In considering the totality of the circumstances, factors to consider include the presence of any police coercion, the length of the interrogation, its location and its continuity, whether the police advised the suspect of his rights, and whether there were any direct or implied promises of a benefit. Clark v. Murphy, 331 F.3d 1062, 1072 (9th Cir. 2003). To be knowing and intelligent, “the waiver must have been made with a full awareness of both the nature of the right being abandoned and the consequences of the decision to abandon it.” Moran v. Burbine, 475 U.S. 412, 421 (1986). “In short the true test of admissibility is that the confession is made freely, voluntarily, and without compulsion or inducement of any sort.” Haynes v. State of Washington, 373 U.S. 503, 513-14 (1963). An officer who attempts to pressure a defendant into changing his mind about remaining silent, and into talking without counsel to his interrogators, violates that defendant's Fifth Amendment rights. See Collazo v. Estelle, 940 F.2d 411, 419-20 (9th Cir. 1991).

         Even when the procedural safeguards of Miranda have been satisfied, a defendant is deprived of due process if his conviction is founded upon an involuntary confession. See Dickerson, 530 U.S. at 432. To ensure due process, the test for determining the voluntariness of a suspect's confession is whether, considering all the circumstances, the government obtained the statement by physical or psychological coercion or by inducement so that the suspect's will was overcome. See United States v. Coutchavlis, 260 F.3d 1149, 1158 (9th Cir. 2001) (citing Haynes v. Washington, 373 U.S. 503, 513-14 (1963)).

         Here, Defendant acknowledges that he was twice given his Miranda rights and signed a waiver form waiving his Miranda rights, but Defendant claims that the inculpatory statements made during his interview were the product of coercive interrogation. Specifically, Defendant alleges that his confession was not voluntary because in order to coerce Defendant into making inculpatory statements, Agent Reynaga: (1) manipulated Defendant's religious beliefs; (2) promised Defendant leniency; (3) referred to Defendant as a victim; and (4) suggested that Defendant could lose his immigration status if he did not cooperate. After review of the record, including the transcript of the interview, and considering the totality of the circumstances, the Court rejects Defendant's claim that his statement was the product of coercion.[1]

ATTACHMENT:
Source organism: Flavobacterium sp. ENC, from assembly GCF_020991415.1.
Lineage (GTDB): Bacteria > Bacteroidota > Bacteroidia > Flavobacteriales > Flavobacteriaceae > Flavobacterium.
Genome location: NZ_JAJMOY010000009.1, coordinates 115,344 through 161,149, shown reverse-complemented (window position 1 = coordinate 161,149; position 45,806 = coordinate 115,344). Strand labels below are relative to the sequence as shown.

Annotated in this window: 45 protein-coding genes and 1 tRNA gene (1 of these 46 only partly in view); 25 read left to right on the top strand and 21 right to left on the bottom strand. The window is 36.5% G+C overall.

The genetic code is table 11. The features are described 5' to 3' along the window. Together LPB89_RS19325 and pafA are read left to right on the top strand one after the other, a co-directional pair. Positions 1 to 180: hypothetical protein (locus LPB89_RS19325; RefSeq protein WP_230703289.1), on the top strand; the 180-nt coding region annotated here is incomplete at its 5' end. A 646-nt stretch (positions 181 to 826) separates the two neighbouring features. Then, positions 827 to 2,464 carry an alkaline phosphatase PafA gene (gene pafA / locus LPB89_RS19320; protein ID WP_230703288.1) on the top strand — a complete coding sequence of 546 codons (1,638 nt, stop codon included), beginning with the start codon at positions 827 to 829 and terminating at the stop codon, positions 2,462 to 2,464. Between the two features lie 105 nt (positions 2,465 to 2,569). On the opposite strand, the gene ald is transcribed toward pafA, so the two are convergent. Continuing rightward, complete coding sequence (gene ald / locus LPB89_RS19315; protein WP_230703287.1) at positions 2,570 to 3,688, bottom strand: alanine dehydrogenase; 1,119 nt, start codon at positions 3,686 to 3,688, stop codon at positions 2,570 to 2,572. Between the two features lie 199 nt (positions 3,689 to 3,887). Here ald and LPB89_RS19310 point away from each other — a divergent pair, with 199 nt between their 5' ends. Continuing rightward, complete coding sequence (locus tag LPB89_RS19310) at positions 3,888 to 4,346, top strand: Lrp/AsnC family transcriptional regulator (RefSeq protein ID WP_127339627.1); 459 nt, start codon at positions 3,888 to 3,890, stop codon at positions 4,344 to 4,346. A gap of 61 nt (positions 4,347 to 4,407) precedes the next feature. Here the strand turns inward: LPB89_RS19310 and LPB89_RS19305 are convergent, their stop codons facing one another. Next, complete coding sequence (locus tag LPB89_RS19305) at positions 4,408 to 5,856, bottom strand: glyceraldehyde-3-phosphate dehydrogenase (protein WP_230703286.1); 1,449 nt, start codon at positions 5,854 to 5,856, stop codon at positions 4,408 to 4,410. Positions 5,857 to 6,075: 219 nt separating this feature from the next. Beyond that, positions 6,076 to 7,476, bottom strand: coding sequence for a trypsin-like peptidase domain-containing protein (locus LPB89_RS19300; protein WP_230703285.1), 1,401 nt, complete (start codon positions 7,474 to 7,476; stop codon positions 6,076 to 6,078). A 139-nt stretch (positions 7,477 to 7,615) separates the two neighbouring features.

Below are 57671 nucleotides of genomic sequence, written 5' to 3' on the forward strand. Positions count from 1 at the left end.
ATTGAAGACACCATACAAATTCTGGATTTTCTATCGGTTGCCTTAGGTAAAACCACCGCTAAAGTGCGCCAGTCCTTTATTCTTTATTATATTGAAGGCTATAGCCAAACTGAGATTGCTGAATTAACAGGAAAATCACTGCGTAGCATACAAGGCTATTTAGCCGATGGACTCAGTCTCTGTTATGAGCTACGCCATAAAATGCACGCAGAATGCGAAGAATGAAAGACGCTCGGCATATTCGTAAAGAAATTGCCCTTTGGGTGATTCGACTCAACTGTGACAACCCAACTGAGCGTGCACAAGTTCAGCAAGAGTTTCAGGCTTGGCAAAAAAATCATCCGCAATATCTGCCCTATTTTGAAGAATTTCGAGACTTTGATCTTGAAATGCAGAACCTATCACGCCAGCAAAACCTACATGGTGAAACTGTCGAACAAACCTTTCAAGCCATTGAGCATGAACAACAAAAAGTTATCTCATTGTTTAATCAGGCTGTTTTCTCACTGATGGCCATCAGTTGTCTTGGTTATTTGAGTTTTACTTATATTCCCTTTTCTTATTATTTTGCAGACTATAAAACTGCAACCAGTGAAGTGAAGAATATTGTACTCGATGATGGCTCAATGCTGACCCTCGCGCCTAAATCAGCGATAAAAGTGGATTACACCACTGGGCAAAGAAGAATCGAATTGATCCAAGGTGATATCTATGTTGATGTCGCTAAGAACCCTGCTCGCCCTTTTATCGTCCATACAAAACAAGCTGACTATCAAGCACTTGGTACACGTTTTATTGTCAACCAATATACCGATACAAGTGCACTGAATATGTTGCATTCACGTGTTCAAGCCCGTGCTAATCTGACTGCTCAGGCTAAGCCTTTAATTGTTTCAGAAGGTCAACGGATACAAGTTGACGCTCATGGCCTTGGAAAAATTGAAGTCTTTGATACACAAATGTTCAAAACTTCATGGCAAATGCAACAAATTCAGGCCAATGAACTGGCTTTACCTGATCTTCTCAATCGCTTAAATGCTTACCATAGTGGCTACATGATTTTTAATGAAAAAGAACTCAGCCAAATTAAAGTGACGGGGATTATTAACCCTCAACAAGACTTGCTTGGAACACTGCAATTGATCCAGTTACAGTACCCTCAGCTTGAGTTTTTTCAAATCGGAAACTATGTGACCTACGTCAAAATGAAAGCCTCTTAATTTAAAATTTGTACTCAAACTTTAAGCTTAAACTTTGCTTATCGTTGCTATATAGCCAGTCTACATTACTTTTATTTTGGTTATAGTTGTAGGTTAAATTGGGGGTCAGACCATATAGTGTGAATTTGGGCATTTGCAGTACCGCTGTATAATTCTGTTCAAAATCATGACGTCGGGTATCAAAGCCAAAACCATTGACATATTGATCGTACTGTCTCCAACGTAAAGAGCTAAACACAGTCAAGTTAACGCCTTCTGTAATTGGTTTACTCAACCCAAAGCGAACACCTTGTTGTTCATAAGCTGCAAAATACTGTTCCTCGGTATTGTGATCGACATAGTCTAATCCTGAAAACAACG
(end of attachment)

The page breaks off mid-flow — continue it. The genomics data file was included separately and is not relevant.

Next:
1. Agent Reynaga's references to Defendant's religion were not coercive

         Defendant argues that Agent Reynaga coerced Defendant into making a statement by repeatedly referring to God and the Virgin Mary during the interview. Having reviewed the transcript of Agent Reynaga's interview of Defendant, the Court concludes that Defendant's will was not “overcome” by Agent Reynaga's references to Defendant's religion. Agent Reynaga testified that Defendant referred to God at the beginning of the interview, and therefore Agent Reynaga referred to God and the Virgin Mary during questioning in order to build rapport with Defendant. (TR 12/7/16, pg. 12, line 10 - pg. 13, line 10.) Agent Reynaga's references to Defendant's religion were not extensive, nor were they coercive. See Berghuis v. Thompkins, 560 U.S. 370, 387 (2010) (agent who questioned defendant's religious beliefs ...